For the first time since Super Bowl 50, John Elway heads into an offseason not looking to change his head coach, starting quarterback or locker room chemistry. Elway said recently that rookie Drew …
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For the first time since Super Bowl 50, John Elway heads into an offseason not looking to change his head coach, starting quarterback or locker room chemistry.
Elway said recently that rookie Drew Lock showed enough in his five-week audition to earn the nod as the Denver Broncos' starting QB heading into 2020.
He also said he's a bigger fan than ever of head coach Vic Fangio and believes the Broncos, who went 7-5 after a winless September, have finally turned the corner despite missing out on the playoffs for a fourth consecutive season.
The biggest question awaiting Elway at his annual state-of-the-team news conference Dec. 30 was whether he's all-in on Lock, who came off IR to inject moxie, mobility and modernity into Denver's poky offense.
“Well, I mean, I don't see any (other) options right now,” Elway said. “Obviously, he finished and did a heck of a job, winning four out of five games and played well. He still has a long way to go, he's got a lot of work to do, but we're excited about where Drew is. We don't like to show our hand, but I think it's unrealistic to say that we're going a different direction.”
So, if Elway signs a veteran QB in free agency or drafts one in the lower rounds, it'll be to add depth at the position, not competition.
Lock told The Associated Press that he sees himself as the guy in Denver now but will work this offseason as though he still has plenty to prove.
“I'm one of 32 human beings who are starting NFL quarterbacks in this world, but no, I don't want to be 32, I want to try eventually to be No. 1,” he said. “You go about that with a lackadaisical mindset, you'll never get there.”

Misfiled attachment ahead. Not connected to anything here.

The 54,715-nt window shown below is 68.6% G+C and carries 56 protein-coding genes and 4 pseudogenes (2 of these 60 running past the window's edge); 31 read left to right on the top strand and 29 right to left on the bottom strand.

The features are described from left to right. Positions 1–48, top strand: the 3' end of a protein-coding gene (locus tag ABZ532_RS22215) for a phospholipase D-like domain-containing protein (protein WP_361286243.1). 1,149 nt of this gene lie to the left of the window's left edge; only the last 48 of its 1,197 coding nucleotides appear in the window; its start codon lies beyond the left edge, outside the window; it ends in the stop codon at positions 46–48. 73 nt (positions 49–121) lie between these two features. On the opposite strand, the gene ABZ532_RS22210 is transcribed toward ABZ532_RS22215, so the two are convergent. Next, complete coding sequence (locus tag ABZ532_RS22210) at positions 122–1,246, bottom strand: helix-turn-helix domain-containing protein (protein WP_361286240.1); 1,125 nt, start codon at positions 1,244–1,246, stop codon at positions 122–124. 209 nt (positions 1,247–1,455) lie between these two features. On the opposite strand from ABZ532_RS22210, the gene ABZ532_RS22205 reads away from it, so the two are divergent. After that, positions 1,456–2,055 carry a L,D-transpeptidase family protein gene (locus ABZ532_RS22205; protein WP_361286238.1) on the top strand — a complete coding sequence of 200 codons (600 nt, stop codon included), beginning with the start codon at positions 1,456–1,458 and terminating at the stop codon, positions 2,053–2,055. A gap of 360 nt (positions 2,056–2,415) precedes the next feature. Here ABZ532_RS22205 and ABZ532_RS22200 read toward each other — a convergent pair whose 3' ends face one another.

Elway, who switched head coaches three times in five years and flirted with bringing back Mike Shanahan two years ago, said he loved working alongside Fangio, a first-time head coach at age 61.
“Vic has been everything that I thought he would be and a heck of a lot more,” Elway said.
Elway credited his rookie head coach and his rookie quarterback with injecting enthusiasm into the organization that has missed the playoffs four consecutive years.
“We're at the point where the good feeling is we've bounced off the bottom,” Elway said. “The whole thing when you're losing is getting that locker room turned around. ... That locker room is excited again.”
So is the fan base, although 38,000 no-shows over the final three home games shows there's work to be done.
Elway will have up to a dozen draft picks and $80 million in cap space to bolster a roster that's already the third youngest in the NFL.
“Things are trending up,” Elway said. “Now, that's not to say they're going to continue to go that way. We've got a lot of work to do. We've got to get better in a lot of spots.”
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